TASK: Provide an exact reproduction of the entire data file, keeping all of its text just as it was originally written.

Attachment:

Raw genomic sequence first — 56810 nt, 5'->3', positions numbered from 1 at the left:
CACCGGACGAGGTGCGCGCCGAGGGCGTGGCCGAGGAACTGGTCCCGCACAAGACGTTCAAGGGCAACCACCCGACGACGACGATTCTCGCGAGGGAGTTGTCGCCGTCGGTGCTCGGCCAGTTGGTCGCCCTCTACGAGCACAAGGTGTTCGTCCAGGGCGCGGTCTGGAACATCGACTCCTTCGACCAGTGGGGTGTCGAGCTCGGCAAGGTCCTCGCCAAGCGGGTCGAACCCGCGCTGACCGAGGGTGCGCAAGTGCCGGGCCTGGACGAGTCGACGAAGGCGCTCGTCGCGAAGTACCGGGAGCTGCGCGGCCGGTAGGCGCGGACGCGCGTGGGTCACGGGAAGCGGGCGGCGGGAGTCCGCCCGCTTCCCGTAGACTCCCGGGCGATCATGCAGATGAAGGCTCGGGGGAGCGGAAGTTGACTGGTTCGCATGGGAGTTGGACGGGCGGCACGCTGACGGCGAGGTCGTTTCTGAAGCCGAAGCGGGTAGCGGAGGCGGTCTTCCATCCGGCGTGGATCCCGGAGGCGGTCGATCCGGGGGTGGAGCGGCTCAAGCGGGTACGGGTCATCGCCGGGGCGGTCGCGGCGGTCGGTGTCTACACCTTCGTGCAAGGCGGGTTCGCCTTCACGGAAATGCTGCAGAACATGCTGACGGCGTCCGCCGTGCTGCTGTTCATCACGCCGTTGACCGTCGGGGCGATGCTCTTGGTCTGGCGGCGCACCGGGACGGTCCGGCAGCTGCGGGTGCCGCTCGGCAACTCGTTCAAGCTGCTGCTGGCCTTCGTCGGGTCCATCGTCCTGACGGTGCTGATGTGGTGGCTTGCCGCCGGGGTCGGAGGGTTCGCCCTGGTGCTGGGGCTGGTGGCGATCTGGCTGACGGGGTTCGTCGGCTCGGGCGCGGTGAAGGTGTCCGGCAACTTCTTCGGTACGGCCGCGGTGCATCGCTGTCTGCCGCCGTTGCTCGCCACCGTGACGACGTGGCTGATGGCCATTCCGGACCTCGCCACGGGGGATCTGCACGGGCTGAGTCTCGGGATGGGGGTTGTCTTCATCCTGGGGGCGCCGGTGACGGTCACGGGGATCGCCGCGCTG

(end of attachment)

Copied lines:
Raw genomic sequence first — 56810 nt, 5'->3', positions numbered from 1 at the left:
CACCGGACGAGGTGCGCGCCGAGGGCGTGGCCGAGGAACTGGTCCCGCACAAGACGTTCAAGGGCAACCACCCGACGACGACGATTCTCGCGAGGGAGTTGTCGCCGTCGGTGCTCGGCCAGTTGGTCGCCCTCTACGAGCACAAGGTGTTCGTCCAGGGCGCGGTCTGGAACATCGACTCCTTCGACCAGTGGGGTGTCGAGCTCGGCAAGGTCCTCGCCAAGCGGGTCGAACCCGCGCTGACCGAGGGTGCGCAAGTGCCGGGCCTGGACGAGTCGACGAAGGCGCTCGTCGCGAAGTACCGGGAGCTGCGCGGCCGGTAGGCGCGGACGCGCGTGGGTCACGGGAAGCGGGCGGCGGGAGTCCGCCCGCTTCCCGTAGACTCCCGGGCGATCATGCAGATGAAGGCTCGGGGGAGCGGAAGTTGACTGGTTCGCATGGGAGTTGGACGGGCGGCACGCTGACGGCGAGGTCGTTTCTGAAGCCGAAGCGGGTAGCGGAGGCGGTCTTCCATCCGGCGTGGATCCCGGAGGCGGTCGATCCGGGGGTGGAGCGGCTCAAGCGGGTACGGGTCATCGCCGGGGCGGTCGCGGCGGTCGGTGTCTACACCTTCGTGCAAGGCGGGTTCGCCTTCACGGAAATGCTGCAGAACATGCTGACGGCGTCCGCCGTGCTGCTGTTCATCACGCCGTTGACCGTCGGGGCGATGCTCTTGGTCTGGCGGCGCACCGGGACGGTCCGGCAGCTGCGGGTGCCGCTCGGCAACTCGTTCAAGCTGCTGCTGGCCTTCGTCGGGTCCATCGTCCTGACGGTGCTGATGTGGTGGCTTGCCGCCGGGGTCGGAGGGTTCGCCCTGGTGCTGGGGCTGGTGGCGATCTGGCTGACGGGGTTCGTCGGCTCGGGCGCGGTGAAGGTGTCCGGCAACTTCTTCGGTACGGCCGCGGTGCATCGCTGTCTGCCGCCGTTGCTCGCCACCGTGACGACGTGGCTGATGGCCATTCCGGACCTCGCCACGGGGGATCTGCACGGGCTGAGTCTCGGGATGGGGGTTGTCTTCATCCTGGGGGCGCCGGTGACGGTCACGGGGATCGCCGCGCTG